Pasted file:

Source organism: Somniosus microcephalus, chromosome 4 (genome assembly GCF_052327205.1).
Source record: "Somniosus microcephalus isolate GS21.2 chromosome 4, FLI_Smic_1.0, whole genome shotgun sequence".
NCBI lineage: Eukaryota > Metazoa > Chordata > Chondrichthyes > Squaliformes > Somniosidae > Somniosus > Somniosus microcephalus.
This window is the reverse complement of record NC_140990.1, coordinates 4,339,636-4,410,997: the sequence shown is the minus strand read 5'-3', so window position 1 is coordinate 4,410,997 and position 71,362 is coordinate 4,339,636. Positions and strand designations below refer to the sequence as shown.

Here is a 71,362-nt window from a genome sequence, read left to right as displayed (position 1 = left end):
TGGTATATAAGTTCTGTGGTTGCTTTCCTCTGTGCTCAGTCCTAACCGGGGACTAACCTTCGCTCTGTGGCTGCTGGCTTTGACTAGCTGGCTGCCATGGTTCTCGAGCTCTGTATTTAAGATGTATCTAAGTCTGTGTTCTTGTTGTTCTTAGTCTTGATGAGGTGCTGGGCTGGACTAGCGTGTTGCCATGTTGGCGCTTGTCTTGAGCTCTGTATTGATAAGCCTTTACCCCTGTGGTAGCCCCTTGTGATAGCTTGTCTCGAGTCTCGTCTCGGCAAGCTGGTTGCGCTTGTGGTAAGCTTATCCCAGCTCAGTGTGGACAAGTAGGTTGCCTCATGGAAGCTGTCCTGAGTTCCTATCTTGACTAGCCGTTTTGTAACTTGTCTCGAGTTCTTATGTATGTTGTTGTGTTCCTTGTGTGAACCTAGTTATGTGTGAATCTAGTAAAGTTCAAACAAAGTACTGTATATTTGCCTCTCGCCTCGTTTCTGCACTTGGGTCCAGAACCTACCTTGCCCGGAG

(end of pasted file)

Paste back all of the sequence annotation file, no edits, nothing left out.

Source organism: Somniosus microcephalus, chromosome 4 (genome assembly GCF_052327205.1).
Source record: "Somniosus microcephalus isolate GS21.2 chromosome 4, FLI_Smic_1.0, whole genome shotgun sequence".
NCBI lineage: Eukaryota > Metazoa > Chordata > Chondrichthyes > Squaliformes > Somniosidae > Somniosus > Somniosus microcephalus.
This window is the reverse complement of record NC_140990.1, coordinates 4,339,636-4,410,997: the sequence shown is the minus strand read 5'-3', so window position 1 is coordinate 4,410,997 and position 71,362 is coordinate 4,339,636. Positions and strand designations below refer to the sequence as shown.

Here is a 71,362-nt window from a genome sequence, read left to right as displayed (position 1 = left end):
TGGTATATAAGTTCTGTGGTTGCTTTCCTCTGTGCTCAGTCCTAACCGGGGACTAACCTTCGCTCTGTGGCTGCTGGCTTTGACTAGCTGGCTGCCATGGTTCTCGAGCTCTGTATTTAAGATGTATCTAAGTCTGTGTTCTTGTTGTTCTTAGTCTTGATGAGGTGCTGGGCTGGACTAGCGTGTTGCCATGTTGGCGCTTGTCTTGAGCTCTGTATTGATAAGCCTTTACCCCTGTGGTAGCCCCTTGTGATAGCTTGTCTCGAGTCTCGTCTCGGCAAGCTGGTTGCGCTTGTGGTAAGCTTATCCCAGCTCAGTGTGGACAAGTAGGTTGCCTCATGGAAGCTGTCCTGAGTTCCTATCTTGACTAGCCGTTTTGTAACTTGTCTCGAGTTCTTATGTATGTTGTTGTGTTCCTTGTGTGAACCTAGTTATGTGTGAATCTAGTAAAGTTCAAACAAAGTACTGTATATTTGCCTCTCGCCTCGTTTCTGCACTTGGGTCCAGAACCTACCTTGCCCGGAG